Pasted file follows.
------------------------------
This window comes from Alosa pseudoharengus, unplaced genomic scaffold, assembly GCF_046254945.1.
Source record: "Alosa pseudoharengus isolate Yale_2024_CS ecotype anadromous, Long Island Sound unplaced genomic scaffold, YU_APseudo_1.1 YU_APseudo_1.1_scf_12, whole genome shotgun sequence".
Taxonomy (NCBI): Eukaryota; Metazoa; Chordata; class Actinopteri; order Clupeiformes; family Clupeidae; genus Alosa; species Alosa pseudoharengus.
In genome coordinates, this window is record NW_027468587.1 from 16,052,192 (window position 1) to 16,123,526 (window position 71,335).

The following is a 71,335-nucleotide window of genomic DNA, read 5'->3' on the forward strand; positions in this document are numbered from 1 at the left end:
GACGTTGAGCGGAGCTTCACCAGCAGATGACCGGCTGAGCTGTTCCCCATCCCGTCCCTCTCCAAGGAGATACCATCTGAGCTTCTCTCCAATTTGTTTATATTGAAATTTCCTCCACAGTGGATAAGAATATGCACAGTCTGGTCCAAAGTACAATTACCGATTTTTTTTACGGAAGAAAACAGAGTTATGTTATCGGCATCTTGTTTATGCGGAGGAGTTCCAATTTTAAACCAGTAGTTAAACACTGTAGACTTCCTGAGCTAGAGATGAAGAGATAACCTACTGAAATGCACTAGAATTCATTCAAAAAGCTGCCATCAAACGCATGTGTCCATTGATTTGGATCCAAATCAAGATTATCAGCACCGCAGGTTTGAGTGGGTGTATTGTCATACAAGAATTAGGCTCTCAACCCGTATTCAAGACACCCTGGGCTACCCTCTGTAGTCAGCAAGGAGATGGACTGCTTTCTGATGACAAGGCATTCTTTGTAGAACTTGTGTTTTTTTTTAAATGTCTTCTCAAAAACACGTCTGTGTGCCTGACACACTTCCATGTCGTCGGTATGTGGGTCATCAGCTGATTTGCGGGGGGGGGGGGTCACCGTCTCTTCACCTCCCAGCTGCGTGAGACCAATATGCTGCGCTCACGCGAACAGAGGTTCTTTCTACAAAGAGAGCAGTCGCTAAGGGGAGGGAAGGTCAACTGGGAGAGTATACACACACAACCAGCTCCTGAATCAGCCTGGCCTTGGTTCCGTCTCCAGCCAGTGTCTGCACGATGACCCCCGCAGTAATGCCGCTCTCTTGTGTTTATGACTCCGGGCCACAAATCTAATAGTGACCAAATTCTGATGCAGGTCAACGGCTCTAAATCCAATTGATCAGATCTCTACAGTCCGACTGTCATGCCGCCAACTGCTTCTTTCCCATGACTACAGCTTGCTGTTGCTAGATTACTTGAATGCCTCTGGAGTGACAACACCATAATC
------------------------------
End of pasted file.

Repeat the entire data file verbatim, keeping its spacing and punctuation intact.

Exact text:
This window comes from Alosa pseudoharengus, unplaced genomic scaffold, assembly GCF_046254945.1.
Source record: "Alosa pseudoharengus isolate Yale_2024_CS ecotype anadromous, Long Island Sound unplaced genomic scaffold, YU_APseudo_1.1 YU_APseudo_1.1_scf_12, whole genome shotgun sequence".
Taxonomy (NCBI): Eukaryota; Metazoa; Chordata; class Actinopteri; order Clupeiformes; family Clupeidae; genus Alosa; species Alosa pseudoharengus.
In genome coordinates, this window is record NW_027468587.1 from 16,052,192 (window position 1) to 16,123,526 (window position 71,335).

The following is a 71,335-nucleotide window of genomic DNA, read 5'->3' on the forward strand; positions in this document are numbered from 1 at the left end:
GACGTTGAGCGGAGCTTCACCAGCAGATGACCGGCTGAGCTGTTCCCCATCCCGTCCCTCTCCAAGGAGATACCATCTGAGCTTCTCTCCAATTTGTTTATATTGAAATTTCCTCCACAGTGGATAAGAATATGCACAGTCTGGTCCAAAGTACAATTACCGATTTTTTTTACGGAAGAAAACAGAGTTATGTTATCGGCATCTTGTTTATGCGGAGGAGTTCCAATTTTAAACCAGTAGTTAAACACTGTAGACTTCCTGAGCTAGAGATGAAGAGATAACCTACTGAAATGCACTAGAATTCATTCAAAAAGCTGCCATCAAACGCATGTGTCCATTGATTTGGATCCAAATCAAGATTATCAGCACCGCAGGTTTGAGTGGGTGTATTGTCATACAAGAATTAGGCTCTCAACCCGTATTCAAGACACCCTGGGCTACCCTCTGTAGTCAGCAAGGAGATGGACTGCTTTCTGATGACAAGGCATTCTTTGTAGAACTTGTGTTTTTTTTTAAATGTCTTCTCAAAAACACGTCTGTGTGCCTGACACACTTCCATGTCGTCGGTATGTGGGTCATCAGCTGATTTGCGGGGGGGGGGGGTCACCGTCTCTTCACCTCCCAGCTGCGTGAGACCAATATGCTGCGCTCACGCGAACAGAGGTTCTTTCTACAAAGAGAGCAGTCGCTAAGGGGAGGGAAGGTCAACTGGGAGAGTATACACACACAACCAGCTCCTGAATCAGCCTGGCCTTGGTTCCGTCTCCAGCCAGTGTCTGCACGATGACCCCCGCAGTAATGCCGCTCTCTTGTGTTTATGACTCCGGGCCACAAATCTAATAGTGACCAAATTCTGATGCAGGTCAACGGCTCTAAATCCAATTGATCAGATCTCTACAGTCCGACTGTCATGCCGCCAACTGCTTCTTTCCCATGACTACAGCTTGCTGTTGCTAGATTACTTGAATGCCTCTGGAGTGACAACACCATAATC